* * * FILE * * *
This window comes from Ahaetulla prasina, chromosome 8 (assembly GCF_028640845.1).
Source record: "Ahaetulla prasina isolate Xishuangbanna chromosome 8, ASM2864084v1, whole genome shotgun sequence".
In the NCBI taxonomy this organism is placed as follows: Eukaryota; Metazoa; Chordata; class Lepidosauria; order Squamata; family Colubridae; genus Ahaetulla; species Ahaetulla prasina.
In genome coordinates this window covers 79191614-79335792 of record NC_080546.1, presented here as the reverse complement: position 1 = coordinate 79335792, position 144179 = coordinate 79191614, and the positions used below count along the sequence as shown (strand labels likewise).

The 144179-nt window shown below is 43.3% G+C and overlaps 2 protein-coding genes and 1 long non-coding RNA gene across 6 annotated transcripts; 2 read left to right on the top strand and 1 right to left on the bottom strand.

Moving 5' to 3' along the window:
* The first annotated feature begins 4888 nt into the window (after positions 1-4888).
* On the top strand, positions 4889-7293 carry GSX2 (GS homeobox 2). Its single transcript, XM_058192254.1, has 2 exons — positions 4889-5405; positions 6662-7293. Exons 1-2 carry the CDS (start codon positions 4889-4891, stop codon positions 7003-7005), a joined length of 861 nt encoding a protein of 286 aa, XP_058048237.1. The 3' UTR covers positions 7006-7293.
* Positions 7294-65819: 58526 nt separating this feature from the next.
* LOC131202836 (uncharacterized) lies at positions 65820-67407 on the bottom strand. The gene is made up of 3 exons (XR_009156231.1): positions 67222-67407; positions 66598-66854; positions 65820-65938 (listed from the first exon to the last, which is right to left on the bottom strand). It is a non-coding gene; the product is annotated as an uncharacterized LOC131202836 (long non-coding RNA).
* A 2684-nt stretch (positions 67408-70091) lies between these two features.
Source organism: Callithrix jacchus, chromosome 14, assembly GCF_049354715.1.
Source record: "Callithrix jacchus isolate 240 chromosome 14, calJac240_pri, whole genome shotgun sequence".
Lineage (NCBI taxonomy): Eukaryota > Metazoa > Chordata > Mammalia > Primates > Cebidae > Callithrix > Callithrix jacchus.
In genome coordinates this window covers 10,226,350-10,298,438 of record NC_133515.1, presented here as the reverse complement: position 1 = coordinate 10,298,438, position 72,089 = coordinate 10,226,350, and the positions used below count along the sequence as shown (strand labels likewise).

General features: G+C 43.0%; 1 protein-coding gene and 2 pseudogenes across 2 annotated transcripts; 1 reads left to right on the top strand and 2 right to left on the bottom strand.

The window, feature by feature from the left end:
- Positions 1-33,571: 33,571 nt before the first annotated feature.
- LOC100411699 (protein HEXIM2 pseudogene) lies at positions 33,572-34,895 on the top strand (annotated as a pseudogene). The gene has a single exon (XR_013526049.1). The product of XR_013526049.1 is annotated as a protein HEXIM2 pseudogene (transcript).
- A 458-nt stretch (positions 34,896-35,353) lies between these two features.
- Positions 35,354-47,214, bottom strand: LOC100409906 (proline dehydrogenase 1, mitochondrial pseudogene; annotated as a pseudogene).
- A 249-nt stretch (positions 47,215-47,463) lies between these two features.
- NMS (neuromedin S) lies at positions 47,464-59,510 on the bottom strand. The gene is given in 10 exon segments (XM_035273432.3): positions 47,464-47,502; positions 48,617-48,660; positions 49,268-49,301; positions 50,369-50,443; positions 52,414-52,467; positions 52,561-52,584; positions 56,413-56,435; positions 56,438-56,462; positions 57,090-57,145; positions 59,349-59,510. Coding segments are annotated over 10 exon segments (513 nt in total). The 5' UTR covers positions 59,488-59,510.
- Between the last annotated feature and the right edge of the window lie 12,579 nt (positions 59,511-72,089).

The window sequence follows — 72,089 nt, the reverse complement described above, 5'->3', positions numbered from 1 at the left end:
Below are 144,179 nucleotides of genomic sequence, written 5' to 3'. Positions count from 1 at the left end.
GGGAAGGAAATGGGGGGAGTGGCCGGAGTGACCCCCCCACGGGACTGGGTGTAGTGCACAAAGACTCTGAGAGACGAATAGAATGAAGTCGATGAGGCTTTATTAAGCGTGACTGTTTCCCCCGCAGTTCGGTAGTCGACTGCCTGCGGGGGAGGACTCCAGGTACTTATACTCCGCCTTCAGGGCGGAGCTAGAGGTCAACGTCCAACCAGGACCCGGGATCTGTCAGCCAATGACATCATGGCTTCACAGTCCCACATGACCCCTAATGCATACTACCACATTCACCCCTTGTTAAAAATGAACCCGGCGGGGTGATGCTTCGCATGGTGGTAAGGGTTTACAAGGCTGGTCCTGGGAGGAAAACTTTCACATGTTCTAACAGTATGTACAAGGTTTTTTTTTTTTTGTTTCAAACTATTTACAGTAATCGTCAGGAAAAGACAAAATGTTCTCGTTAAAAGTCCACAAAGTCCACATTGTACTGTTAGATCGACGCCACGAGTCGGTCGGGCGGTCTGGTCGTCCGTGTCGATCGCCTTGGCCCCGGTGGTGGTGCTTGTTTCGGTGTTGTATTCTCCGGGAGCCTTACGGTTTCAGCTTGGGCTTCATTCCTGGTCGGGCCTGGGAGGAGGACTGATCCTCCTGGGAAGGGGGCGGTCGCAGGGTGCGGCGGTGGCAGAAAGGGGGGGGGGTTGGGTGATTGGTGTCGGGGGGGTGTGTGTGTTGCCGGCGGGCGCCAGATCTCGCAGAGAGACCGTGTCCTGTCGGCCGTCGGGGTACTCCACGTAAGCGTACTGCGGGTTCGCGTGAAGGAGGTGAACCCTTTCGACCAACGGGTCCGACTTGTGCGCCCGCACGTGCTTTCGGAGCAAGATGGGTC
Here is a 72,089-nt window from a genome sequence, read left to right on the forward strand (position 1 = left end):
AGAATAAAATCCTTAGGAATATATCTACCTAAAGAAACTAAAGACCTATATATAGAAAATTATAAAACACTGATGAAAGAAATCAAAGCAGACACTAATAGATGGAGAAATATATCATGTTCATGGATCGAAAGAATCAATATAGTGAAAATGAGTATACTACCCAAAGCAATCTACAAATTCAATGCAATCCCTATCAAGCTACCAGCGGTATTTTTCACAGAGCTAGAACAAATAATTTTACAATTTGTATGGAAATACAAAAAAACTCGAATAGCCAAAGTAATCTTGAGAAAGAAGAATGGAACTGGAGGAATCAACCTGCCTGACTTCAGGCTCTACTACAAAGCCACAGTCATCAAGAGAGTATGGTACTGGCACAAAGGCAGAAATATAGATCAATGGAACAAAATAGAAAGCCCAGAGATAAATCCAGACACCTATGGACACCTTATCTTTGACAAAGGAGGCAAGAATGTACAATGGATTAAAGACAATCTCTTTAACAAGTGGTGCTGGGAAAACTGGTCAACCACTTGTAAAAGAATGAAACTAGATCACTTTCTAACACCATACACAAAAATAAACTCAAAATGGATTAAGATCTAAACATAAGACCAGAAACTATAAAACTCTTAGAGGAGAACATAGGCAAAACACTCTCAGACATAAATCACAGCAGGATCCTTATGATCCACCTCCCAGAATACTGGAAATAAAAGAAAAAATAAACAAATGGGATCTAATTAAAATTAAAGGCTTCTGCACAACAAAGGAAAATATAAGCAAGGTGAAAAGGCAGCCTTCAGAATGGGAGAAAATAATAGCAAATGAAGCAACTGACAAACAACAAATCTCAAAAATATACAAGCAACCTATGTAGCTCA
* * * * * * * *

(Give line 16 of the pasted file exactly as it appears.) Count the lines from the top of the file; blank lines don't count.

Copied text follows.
General features: G+C 43.0%; 1 protein-coding gene and 2 pseudogenes across 2 annotated transcripts; 1 reads left to right on the top strand and 2 right to left on the bottom strand.